The MAAS has been validated in various samples of students (α = 0.82) and adults from the general community (α = 0.87). 
The questionnaire was scored by computing a mean of the 15 items in the questionnaire. The data were tabulated for each subject to be subjected for analysis.
Data were analyzed using IBM SPSS 20. The data were checked for normality and an independent samples t-test was employed to compare the means of both the groups. We also calculated the partial correlation (r) between the years of meditation experience against the levels of mindfulness.
For all the analysis, we present 95% confidence intervals and considered P < 0.05 as significant.
| Results|| |
MAAS scores were significantly higher in meditators as compared to with the non-meditators (independent samples t-test, t = 10.391, P < 0.001). The 95% confidence interval for the difference in the levels of mindfulness trait between meditators and non-meditators was (1.05, 1.55).
We found a positive correlation (r = 0.620) between the years of meditation practice and the levels of trait mindfulness.
Group mean values ± S. D. are given in [Table 1].
|Table 1: Mean total scores of meditators and non-meditators on the Mindfulness Attention Awareness Scale. Values are mean±standard deviation |
Click here to view
| Discussion|| |
In the present study, we studied trait mindfulness and its correlation with duration of meditation practice using a MAAS. We found that meditators had higher levels of trait mindfulness and were positively correlated with the duration of meditation practice.
While there are known differences between Buddhist views of mindfulness and modern psychological adaptations, there is broad agreement that a clearly formulated mental training, usually referred to as meditation, is required for developing and improving levels of mindfulness.  The practice of CM involves physical postures (asanas), breath work, physical and mental awareness together leading to a state of meditation.  Mindfulness develops as a result of consistent practice or attempt of meditation practice. According to Patanjali, development of meditation (dhayana) is a process and takes a series of practices, which together are called Ashtanga yoga − the eightfold path to reach the highest state of consciousness. One reaches the state of mindfulness or meditation or Antaranga yoga as a result of continued and consistent practice of the first six limbs of yoga.  Our results are very much in accordance with Patanajali's concept of the process of development of mindfulness and meditation. Another school of yoga, Hatha yoga comprises practices of postures, breath work, and cleansing practices, all aimed at striking a balance between the body and the mind. Consistent practice of these hatha yoga techniques transforms the practitioner and establishes him in the state of mindfulness and meditation.  The meditation technique practiced in the current study comprises all these components, which justifies the higher levels of mindfulness in the meditation group. Also, higher levels of trait mindfulness in CM practitioner can be accredited to the years of CM practice, which would have lead to the development of mindful trait in the meditators as signified by the positive correlation between level of mindfulness and the duration of meditation practice.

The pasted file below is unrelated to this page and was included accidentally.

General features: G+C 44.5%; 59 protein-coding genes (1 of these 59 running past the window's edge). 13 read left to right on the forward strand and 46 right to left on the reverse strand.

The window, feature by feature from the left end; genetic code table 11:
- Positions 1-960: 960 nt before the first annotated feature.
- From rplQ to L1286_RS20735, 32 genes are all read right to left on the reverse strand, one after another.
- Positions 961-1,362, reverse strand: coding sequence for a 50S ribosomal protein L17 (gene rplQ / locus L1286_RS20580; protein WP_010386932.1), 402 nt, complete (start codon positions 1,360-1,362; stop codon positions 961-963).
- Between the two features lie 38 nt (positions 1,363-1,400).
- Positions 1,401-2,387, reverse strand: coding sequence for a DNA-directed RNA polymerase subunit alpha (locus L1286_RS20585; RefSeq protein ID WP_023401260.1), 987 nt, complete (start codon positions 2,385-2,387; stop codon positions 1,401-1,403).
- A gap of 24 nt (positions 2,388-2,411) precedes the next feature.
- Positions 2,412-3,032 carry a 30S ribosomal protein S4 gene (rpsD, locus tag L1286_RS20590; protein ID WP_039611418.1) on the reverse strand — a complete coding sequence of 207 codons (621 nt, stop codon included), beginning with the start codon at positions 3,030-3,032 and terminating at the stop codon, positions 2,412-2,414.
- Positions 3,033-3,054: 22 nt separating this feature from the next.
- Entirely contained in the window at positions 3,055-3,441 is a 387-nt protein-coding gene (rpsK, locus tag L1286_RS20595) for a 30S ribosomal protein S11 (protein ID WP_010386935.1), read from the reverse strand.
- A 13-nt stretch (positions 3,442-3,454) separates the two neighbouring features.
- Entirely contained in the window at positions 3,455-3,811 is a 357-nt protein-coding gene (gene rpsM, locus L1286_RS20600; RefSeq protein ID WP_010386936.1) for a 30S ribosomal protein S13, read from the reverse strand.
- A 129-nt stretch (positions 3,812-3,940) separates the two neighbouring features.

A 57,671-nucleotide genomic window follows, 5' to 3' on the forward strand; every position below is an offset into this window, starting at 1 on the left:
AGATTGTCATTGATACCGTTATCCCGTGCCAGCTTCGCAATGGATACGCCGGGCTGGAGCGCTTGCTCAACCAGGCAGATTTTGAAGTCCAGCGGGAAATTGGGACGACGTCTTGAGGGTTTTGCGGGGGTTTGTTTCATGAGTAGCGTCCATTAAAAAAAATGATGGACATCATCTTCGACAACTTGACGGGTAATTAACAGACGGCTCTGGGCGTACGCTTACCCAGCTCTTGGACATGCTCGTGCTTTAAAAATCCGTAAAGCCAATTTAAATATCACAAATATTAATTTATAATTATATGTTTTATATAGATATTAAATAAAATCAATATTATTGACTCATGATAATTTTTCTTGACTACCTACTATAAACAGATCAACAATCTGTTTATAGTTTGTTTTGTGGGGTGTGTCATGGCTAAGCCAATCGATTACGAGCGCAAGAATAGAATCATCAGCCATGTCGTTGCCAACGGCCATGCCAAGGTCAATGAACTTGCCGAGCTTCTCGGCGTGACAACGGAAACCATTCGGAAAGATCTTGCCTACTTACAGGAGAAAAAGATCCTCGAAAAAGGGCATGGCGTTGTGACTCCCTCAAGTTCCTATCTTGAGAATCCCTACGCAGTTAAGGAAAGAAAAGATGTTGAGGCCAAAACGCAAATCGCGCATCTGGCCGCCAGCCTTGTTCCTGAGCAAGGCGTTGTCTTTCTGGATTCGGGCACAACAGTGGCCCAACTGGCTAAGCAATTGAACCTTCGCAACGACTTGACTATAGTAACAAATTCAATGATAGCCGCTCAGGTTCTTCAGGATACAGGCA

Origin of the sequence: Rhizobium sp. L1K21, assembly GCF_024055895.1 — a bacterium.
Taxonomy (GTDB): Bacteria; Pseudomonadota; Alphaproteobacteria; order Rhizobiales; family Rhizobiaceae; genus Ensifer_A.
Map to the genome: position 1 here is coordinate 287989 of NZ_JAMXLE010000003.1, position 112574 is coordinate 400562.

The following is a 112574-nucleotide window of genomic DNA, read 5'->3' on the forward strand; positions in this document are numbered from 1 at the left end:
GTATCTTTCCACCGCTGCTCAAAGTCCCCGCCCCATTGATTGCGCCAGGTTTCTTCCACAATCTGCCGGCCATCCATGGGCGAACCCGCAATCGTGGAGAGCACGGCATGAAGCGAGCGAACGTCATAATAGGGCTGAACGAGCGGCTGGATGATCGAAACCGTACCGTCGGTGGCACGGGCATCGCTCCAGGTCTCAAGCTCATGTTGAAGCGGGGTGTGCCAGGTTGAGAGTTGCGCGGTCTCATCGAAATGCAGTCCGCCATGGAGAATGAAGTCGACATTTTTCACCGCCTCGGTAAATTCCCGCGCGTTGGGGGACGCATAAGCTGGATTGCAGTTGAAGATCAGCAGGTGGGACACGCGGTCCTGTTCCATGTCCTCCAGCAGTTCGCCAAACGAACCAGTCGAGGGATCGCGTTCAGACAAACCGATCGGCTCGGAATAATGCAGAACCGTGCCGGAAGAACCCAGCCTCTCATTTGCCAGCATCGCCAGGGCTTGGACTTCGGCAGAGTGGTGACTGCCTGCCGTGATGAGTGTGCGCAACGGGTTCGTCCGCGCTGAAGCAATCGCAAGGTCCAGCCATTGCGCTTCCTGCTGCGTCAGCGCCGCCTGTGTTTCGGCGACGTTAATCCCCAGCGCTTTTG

The findings of the present study are in line with earlier studies on trait mindfulness in meditators. Highly experienced Zen meditators showed similar trends where levels of mindfulness were found to have strong positive correlation to the years of meditation experience.  The results of this study indicate that MAAS is sensitive to individual differences in levels of mindfulness and suggest that the higher scores among those consciously practicing this skill are due to such training. An 8-week Mindfulness-Based Stress Reduction (MBSR) program showed increase in the trait mindfulness of the participants, which mediate the effects of training on clinical outcomes. , In a similar study, 8 weeks of yoga training resulted in significant increases in trait mindfulness of practitioners.  Another study with cancer patients undergoing 8-weeks of MBSR, showed improved levels of mindfulness and lowered mood disturbances and symptoms of stress.  A similar study like ours, comparing two different meditation techniques concluded that meditation improves the levels of mindfulness regardless of the meditation technique. ,